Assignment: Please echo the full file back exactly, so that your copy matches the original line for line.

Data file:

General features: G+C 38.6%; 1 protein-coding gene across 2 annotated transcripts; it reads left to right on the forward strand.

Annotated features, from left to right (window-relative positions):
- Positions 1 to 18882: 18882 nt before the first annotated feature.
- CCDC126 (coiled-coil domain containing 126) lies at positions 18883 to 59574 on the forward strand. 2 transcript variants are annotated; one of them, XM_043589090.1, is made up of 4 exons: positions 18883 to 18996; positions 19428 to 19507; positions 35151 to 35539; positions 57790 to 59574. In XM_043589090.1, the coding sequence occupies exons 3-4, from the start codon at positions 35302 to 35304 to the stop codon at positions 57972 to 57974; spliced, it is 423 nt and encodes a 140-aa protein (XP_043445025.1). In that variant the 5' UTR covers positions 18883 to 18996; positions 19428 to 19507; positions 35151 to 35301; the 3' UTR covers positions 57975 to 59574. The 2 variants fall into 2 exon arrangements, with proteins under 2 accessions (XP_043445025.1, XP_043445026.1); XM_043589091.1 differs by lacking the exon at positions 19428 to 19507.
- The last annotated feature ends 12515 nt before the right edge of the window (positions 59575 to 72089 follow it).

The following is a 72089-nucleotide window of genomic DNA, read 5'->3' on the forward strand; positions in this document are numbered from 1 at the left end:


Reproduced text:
General features: G+C 38.6%; 1 protein-coding gene across 2 annotated transcripts; it reads left to right on the forward strand.

Annotated features, from left to right (window-relative positions):
- Positions 1 to 18882: 18882 nt before the first annotated feature.
- CCDC126 (coiled-coil domain containing 126) lies at positions 18883 to 59574 on the forward strand. 2 transcript variants are annotated; one of them, XM_043589090.1, is made up of 4 exons: positions 18883 to 18996; positions 19428 to 19507; positions 35151 to 35539; positions 57790 to 59574. In XM_043589090.1, the coding sequence occupies exons 3-4, from the start codon at positions 35302 to 35304 to the stop codon at positions 57972 to 57974; spliced, it is 423 nt and encodes a 140-aa protein (XP_043445025.1). In that variant the 5' UTR covers positions 18883 to 18996; positions 19428 to 19507; positions 35151 to 35301; the 3' UTR covers positions 57975 to 59574. The 2 variants fall into 2 exon arrangements, with proteins under 2 accessions (XP_043445025.1, XP_043445026.1); XM_043589091.1 differs by lacking the exon at positions 19428 to 19507.
- The last annotated feature ends 12515 nt before the right edge of the window (positions 59575 to 72089 follow it).

The following is a 72089-nucleotide window of genomic DNA, read 5'->3' on the forward strand; positions in this document are numbered from 1 at the left end: